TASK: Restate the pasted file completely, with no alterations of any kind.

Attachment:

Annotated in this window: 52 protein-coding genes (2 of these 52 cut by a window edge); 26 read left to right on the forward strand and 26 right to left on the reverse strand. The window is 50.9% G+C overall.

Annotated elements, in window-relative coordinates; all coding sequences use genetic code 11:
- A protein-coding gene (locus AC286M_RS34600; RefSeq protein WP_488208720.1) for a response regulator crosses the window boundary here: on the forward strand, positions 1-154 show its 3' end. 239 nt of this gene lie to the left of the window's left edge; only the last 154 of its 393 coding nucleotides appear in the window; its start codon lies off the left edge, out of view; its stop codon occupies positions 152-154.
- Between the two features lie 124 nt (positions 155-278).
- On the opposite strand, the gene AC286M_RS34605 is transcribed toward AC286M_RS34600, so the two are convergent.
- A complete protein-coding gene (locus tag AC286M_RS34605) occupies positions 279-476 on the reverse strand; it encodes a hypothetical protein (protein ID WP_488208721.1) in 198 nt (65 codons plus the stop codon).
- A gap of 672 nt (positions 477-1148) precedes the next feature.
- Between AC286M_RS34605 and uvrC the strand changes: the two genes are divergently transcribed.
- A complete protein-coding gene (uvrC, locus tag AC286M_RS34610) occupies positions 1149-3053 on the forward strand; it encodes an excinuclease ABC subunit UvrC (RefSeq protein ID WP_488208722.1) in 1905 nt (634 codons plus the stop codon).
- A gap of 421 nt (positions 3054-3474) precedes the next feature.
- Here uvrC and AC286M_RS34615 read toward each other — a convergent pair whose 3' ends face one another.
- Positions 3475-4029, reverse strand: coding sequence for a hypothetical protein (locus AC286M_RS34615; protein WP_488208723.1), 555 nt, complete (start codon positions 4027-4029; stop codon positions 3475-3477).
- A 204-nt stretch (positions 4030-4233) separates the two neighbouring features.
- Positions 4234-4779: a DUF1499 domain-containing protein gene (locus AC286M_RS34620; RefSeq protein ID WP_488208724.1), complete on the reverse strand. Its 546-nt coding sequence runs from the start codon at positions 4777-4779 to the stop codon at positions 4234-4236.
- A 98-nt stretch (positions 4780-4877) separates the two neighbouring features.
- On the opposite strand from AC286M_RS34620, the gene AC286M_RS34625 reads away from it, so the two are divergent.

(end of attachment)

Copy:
Annotated in this window: 52 protein-coding genes (2 of these 52 cut by a window edge); 26 read left to right on the forward strand and 26 right to left on the reverse strand. The window is 50.9% G+C overall.

Annotated elements, in window-relative coordinates; all coding sequences use genetic code 11:
- A protein-coding gene (locus AC286M_RS34600; RefSeq protein WP_488208720.1) for a response regulator crosses the window boundary here: on the forward strand, positions 1-154 show its 3' end. 239 nt of this gene lie to the left of the window's left edge; only the last 154 of its 393 coding nucleotides appear in the window; its start codon lies off the left edge, out of view; its stop codon occupies positions 152-154.
- Between the two features lie 124 nt (positions 155-278).
- On the opposite strand, the gene AC286M_RS34605 is transcribed toward AC286M_RS34600, so the two are convergent.
- A complete protein-coding gene (locus tag AC286M_RS34605) occupies positions 279-476 on the reverse strand; it encodes a hypothetical protein (protein ID WP_488208721.1) in 198 nt (65 codons plus the stop codon).
- A gap of 672 nt (positions 477-1148) precedes the next feature.
- Between AC286M_RS34605 and uvrC the strand changes: the two genes are divergently transcribed.
- A complete protein-coding gene (uvrC, locus tag AC286M_RS34610) occupies positions 1149-3053 on the forward strand; it encodes an excinuclease ABC subunit UvrC (RefSeq protein ID WP_488208722.1) in 1905 nt (634 codons plus the stop codon).
- A gap of 421 nt (positions 3054-3474) precedes the next feature.
- Here uvrC and AC286M_RS34615 read toward each other — a convergent pair whose 3' ends face one another.
- Positions 3475-4029, reverse strand: coding sequence for a hypothetical protein (locus AC286M_RS34615; protein WP_488208723.1), 555 nt, complete (start codon positions 4027-4029; stop codon positions 3475-3477).
- A 204-nt stretch (positions 4030-4233) separates the two neighbouring features.
- Positions 4234-4779: a DUF1499 domain-containing protein gene (locus AC286M_RS34620; RefSeq protein ID WP_488208724.1), complete on the reverse strand. Its 546-nt coding sequence runs from the start codon at positions 4777-4779 to the stop codon at positions 4234-4236.
- A 98-nt stretch (positions 4780-4877) separates the two neighbouring features.
- On the opposite strand from AC286M_RS34620, the gene AC286M_RS34625 reads away from it, so the two are divergent.